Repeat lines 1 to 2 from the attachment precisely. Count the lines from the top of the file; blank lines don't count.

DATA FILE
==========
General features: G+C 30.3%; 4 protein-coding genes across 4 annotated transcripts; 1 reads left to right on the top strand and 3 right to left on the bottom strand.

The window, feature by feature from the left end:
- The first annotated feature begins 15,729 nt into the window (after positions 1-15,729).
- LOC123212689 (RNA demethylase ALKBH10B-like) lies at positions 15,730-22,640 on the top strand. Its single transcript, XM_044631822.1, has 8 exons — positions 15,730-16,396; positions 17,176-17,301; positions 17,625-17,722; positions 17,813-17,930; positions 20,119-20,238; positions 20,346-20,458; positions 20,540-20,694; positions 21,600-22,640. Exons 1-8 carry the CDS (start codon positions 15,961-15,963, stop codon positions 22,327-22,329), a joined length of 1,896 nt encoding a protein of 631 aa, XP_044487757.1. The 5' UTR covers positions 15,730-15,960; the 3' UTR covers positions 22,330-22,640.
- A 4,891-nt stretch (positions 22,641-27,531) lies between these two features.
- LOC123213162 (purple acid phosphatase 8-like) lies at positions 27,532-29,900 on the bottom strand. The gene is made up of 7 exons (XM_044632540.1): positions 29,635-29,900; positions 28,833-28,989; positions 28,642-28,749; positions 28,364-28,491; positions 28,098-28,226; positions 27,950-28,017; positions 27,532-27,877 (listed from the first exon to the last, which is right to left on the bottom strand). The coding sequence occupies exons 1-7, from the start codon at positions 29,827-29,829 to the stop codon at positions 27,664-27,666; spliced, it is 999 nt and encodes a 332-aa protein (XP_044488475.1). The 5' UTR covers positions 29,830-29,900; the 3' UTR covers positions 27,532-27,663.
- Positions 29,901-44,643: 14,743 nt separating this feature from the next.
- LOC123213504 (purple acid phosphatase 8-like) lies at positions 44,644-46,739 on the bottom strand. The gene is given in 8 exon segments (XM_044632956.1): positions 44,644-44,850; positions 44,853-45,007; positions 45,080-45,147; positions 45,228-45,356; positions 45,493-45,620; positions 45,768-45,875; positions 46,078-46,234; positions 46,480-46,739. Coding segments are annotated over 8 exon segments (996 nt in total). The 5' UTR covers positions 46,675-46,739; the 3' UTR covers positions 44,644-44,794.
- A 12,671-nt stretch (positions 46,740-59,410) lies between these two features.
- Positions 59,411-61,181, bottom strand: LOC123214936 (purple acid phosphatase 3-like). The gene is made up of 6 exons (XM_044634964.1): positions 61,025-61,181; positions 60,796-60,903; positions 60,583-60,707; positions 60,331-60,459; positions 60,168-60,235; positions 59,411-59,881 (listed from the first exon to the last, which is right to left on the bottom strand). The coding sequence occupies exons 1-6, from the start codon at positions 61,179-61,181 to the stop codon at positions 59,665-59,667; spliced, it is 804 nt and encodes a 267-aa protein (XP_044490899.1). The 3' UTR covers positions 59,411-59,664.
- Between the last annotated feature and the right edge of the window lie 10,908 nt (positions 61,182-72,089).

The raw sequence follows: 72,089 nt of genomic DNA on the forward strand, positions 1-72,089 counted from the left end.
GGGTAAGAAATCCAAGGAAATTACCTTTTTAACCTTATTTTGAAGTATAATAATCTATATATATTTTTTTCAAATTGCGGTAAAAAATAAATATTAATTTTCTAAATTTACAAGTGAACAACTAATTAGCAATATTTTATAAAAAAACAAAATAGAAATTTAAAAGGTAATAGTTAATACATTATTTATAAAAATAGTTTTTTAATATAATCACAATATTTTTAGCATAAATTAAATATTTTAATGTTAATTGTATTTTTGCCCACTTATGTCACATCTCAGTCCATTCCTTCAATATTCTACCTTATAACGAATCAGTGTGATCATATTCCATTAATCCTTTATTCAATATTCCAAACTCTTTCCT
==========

General features: G+C 30.3%; 4 protein-coding genes across 4 annotated transcripts; 1 reads left to right on the top strand and 3 right to left on the bottom strand.

The window, feature by feature from the left end: